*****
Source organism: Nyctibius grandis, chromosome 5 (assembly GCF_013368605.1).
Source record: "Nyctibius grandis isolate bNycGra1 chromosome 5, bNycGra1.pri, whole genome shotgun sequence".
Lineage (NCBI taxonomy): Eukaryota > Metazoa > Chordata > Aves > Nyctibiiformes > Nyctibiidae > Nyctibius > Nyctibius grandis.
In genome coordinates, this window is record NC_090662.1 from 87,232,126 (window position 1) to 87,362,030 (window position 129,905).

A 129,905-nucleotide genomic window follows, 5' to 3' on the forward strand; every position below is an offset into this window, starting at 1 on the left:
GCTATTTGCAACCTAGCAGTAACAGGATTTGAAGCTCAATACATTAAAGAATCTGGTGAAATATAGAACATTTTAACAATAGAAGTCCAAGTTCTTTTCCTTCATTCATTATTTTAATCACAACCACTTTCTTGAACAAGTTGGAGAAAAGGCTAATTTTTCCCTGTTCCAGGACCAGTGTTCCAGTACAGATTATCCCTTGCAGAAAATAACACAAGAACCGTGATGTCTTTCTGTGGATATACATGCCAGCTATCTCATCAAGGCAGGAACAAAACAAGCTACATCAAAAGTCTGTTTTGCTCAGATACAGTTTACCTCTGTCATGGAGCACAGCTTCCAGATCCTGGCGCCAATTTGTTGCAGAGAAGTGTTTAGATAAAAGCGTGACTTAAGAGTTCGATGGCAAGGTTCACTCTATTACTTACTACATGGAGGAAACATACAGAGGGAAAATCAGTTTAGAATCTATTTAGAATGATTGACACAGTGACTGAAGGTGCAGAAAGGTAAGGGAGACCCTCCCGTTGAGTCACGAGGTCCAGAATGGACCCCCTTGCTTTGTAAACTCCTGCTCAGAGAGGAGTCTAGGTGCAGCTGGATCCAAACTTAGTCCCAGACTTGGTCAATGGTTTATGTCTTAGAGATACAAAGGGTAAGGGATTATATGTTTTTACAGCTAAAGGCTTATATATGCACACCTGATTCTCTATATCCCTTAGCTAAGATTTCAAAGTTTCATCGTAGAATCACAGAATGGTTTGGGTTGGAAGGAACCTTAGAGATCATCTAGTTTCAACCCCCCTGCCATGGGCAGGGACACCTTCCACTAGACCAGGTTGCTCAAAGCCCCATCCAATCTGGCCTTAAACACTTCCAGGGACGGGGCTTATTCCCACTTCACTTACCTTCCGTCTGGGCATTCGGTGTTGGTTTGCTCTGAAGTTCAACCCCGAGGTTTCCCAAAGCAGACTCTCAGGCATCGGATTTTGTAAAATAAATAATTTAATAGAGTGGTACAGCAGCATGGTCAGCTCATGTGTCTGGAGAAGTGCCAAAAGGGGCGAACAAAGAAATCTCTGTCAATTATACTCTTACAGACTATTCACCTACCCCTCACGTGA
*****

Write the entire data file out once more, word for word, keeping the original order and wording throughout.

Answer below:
Source organism: Nyctibius grandis, chromosome 5 (assembly GCF_013368605.1).
Source record: "Nyctibius grandis isolate bNycGra1 chromosome 5, bNycGra1.pri, whole genome shotgun sequence".
Lineage (NCBI taxonomy): Eukaryota > Metazoa > Chordata > Aves > Nyctibiiformes > Nyctibiidae > Nyctibius > Nyctibius grandis.
In genome coordinates, this window is record NC_090662.1 from 87,232,126 (window position 1) to 87,362,030 (window position 129,905).

A 129,905-nucleotide genomic window follows, 5' to 3' on the forward strand; every position below is an offset into this window, starting at 1 on the left:
GCTATTTGCAACCTAGCAGTAACAGGATTTGAAGCTCAATACATTAAAGAATCTGGTGAAATATAGAACATTTTAACAATAGAAGTCCAAGTTCTTTTCCTTCATTCATTATTTTAATCACAACCACTTTCTTGAACAAGTTGGAGAAAAGGCTAATTTTTCCCTGTTCCAGGACCAGTGTTCCAGTACAGATTATCCCTTGCAGAAAATAACACAAGAACCGTGATGTCTTTCTGTGGATATACATGCCAGCTATCTCATCAAGGCAGGAACAAAACAAGCTACATCAAAAGTCTGTTTTGCTCAGATACAGTTTACCTCTGTCATGGAGCACAGCTTCCAGATCCTGGCGCCAATTTGTTGCAGAGAAGTGTTTAGATAAAAGCGTGACTTAAGAGTTCGATGGCAAGGTTCACTCTATTACTTACTACATGGAGGAAACATACAGAGGGAAAATCAGTTTAGAATCTATTTAGAATGATTGACACAGTGACTGAAGGTGCAGAAAGGTAAGGGAGACCCTCCCGTTGAGTCACGAGGTCCAGAATGGACCCCCTTGCTTTGTAAACTCCTGCTCAGAGAGGAGTCTAGGTGCAGCTGGATCCAAACTTAGTCCCAGACTTGGTCAATGGTTTATGTCTTAGAGATACAAAGGGTAAGGGATTATATGTTTTTACAGCTAAAGGCTTATATATGCACACCTGATTCTCTATATCCCTTAGCTAAGATTTCAAAGTTTCATCGTAGAATCACAGAATGGTTTGGGTTGGAAGGAACCTTAGAGATCATCTAGTTTCAACCCCCCTGCCATGGGCAGGGACACCTTCCACTAGACCAGGTTGCTCAAAGCCCCATCCAATCTGGCCTTAAACACTTCCAGGGACGGGGCTTATTCCCACTTCACTTACCTTCCGTCTGGGCATTCGGTGTTGGTTTGCTCTGAAGTTCAACCCCGAGGTTTCCCAAAGCAGACTCTCAGGCATCGGATTTTGTAAAATAAATAATTTAATAGAGTGGTACAGCAGCATGGTCAGCTCATGTGTCTGGAGAAGTGCCAAAAGGGGCGAACAAAGAAATCTCTGTCAATTATACTCTTACAGACTATTCACCTACCCCTCACGTGA